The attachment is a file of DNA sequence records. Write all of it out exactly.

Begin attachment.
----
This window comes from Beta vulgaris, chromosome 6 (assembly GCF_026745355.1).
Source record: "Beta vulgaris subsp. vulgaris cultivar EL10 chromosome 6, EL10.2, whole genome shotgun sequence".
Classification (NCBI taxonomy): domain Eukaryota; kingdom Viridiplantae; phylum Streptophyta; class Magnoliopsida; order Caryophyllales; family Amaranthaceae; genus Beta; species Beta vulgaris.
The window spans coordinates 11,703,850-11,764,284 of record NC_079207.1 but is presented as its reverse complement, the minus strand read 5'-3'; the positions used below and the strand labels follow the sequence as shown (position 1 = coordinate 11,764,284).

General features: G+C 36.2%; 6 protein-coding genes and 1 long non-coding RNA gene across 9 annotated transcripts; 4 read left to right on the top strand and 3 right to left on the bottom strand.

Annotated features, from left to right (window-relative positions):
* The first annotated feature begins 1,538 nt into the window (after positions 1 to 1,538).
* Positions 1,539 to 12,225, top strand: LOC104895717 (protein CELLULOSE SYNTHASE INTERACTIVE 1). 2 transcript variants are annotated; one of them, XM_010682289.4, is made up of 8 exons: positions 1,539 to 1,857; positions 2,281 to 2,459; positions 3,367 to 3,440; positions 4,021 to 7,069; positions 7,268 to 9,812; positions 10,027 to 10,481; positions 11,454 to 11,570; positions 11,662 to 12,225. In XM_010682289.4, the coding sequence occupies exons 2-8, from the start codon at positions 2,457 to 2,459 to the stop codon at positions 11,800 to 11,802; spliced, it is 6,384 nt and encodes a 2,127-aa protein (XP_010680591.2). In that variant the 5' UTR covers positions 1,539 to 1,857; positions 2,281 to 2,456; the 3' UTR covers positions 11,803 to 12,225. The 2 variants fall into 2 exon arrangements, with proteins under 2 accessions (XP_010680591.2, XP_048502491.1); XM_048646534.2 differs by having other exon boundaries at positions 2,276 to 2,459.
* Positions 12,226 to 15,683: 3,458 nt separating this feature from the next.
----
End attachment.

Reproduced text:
This window comes from Beta vulgaris, chromosome 6 (assembly GCF_026745355.1).
Source record: "Beta vulgaris subsp. vulgaris cultivar EL10 chromosome 6, EL10.2, whole genome shotgun sequence".
Classification (NCBI taxonomy): domain Eukaryota; kingdom Viridiplantae; phylum Streptophyta; class Magnoliopsida; order Caryophyllales; family Amaranthaceae; genus Beta; species Beta vulgaris.
The window spans coordinates 11,703,850-11,764,284 of record NC_079207.1 but is presented as its reverse complement, the minus strand read 5'-3'; the positions used below and the strand labels follow the sequence as shown (position 1 = coordinate 11,764,284).

General features: G+C 36.2%; 6 protein-coding genes and 1 long non-coding RNA gene across 9 annotated transcripts; 4 read left to right on the top strand and 3 right to left on the bottom strand.

Annotated features, from left to right (window-relative positions):
* The first annotated feature begins 1,538 nt into the window (after positions 1 to 1,538).
* Positions 1,539 to 12,225, top strand: LOC104895717 (protein CELLULOSE SYNTHASE INTERACTIVE 1). 2 transcript variants are annotated; one of them, XM_010682289.4, is made up of 8 exons: positions 1,539 to 1,857; positions 2,281 to 2,459; positions 3,367 to 3,440; positions 4,021 to 7,069; positions 7,268 to 9,812; positions 10,027 to 10,481; positions 11,454 to 11,570; positions 11,662 to 12,225. In XM_010682289.4, the coding sequence occupies exons 2-8, from the start codon at positions 2,457 to 2,459 to the stop codon at positions 11,800 to 11,802; spliced, it is 6,384 nt and encodes a 2,127-aa protein (XP_010680591.2). In that variant the 5' UTR covers positions 1,539 to 1,857; positions 2,281 to 2,456; the 3' UTR covers positions 11,803 to 12,225. The 2 variants fall into 2 exon arrangements, with proteins under 2 accessions (XP_010680591.2, XP_048502491.1); XM_048646534.2 differs by having other exon boundaries at positions 2,276 to 2,459.
* Positions 12,226 to 15,683: 3,458 nt separating this feature from the next.